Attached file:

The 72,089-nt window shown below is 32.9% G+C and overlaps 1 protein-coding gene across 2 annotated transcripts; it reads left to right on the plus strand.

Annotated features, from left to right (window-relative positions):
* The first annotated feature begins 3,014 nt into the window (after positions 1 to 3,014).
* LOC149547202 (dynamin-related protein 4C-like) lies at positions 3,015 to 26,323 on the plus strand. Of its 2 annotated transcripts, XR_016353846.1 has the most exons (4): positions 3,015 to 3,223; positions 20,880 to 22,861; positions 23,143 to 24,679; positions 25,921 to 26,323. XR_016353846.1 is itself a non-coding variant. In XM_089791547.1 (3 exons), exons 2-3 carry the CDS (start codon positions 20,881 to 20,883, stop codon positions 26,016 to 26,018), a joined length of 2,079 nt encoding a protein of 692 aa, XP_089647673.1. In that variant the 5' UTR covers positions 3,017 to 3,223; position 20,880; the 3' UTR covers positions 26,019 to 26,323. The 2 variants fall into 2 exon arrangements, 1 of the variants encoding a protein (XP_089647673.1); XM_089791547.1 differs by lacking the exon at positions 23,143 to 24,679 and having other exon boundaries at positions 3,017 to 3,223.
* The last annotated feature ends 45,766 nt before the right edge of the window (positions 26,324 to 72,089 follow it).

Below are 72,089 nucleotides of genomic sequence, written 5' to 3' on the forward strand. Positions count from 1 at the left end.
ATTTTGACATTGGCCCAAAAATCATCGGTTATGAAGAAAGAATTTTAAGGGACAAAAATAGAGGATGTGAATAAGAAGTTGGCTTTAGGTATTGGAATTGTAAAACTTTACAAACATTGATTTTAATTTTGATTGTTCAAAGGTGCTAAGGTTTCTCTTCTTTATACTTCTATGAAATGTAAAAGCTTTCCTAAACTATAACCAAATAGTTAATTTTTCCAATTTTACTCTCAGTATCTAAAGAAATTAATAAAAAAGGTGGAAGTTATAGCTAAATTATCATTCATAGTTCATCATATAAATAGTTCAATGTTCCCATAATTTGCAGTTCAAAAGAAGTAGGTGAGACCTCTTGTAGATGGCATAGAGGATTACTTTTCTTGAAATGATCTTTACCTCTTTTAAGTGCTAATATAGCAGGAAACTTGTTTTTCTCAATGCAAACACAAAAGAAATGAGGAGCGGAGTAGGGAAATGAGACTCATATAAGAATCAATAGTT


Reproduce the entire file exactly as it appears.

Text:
The 72,089-nt window shown below is 32.9% G+C and overlaps 1 protein-coding gene across 2 annotated transcripts; it reads left to right on the plus strand.

Annotated features, from left to right (window-relative positions):
* The first annotated feature begins 3,014 nt into the window (after positions 1 to 3,014).
* LOC149547202 (dynamin-related protein 4C-like) lies at positions 3,015 to 26,323 on the plus strand. Of its 2 annotated transcripts, XR_016353846.1 has the most exons (4): positions 3,015 to 3,223; positions 20,880 to 22,861; positions 23,143 to 24,679; positions 25,921 to 26,323. XR_016353846.1 is itself a non-coding variant. In XM_089791547.1 (3 exons), exons 2-3 carry the CDS (start codon positions 20,881 to 20,883, stop codon positions 26,016 to 26,018), a joined length of 2,079 nt encoding a protein of 692 aa, XP_089647673.1. In that variant the 5' UTR covers positions 3,017 to 3,223; position 20,880; the 3' UTR covers positions 26,019 to 26,323. The 2 variants fall into 2 exon arrangements, 1 of the variants encoding a protein (XP_089647673.1); XM_089791547.1 differs by lacking the exon at positions 23,143 to 24,679 and having other exon boundaries at positions 3,017 to 3,223.
* The last annotated feature ends 45,766 nt before the right edge of the window (positions 26,324 to 72,089 follow it).

Below are 72,089 nucleotides of genomic sequence, written 5' to 3' on the forward strand. Positions count from 1 at the left end.
ATTTTGACATTGGCCCAAAAATCATCGGTTATGAAGAAAGAATTTTAAGGGACAAAAATAGAGGATGTGAATAAGAAGTTGGCTTTAGGTATTGGAATTGTAAAACTTTACAAACATTGATTTTAATTTTGATTGTTCAAAGGTGCTAAGGTTTCTCTTCTTTATACTTCTATGAAATGTAAAAGCTTTCCTAAACTATAACCAAATAGTTAATTTTTCCAATTTTACTCTCAGTATCTAAAGAAATTAATAAAAAAGGTGGAAGTTATAGCTAAATTATCATTCATAGTTCATCATATAAATAGTTCAATGTTCCCATAATTTGCAGTTCAAAAGAAGTAGGTGAGACCTCTTGTAGATGGCATAGAGGATTACTTTTCTTGAAATGATCTTTACCTCTTTTAAGTGCTAATATAGCAGGAAACTTGTTTTTCTCAATGCAAACACAAAAGAAATGAGGAGCGGAGTAGGGAAATGAGACTCATATAAGAATCAATAGTT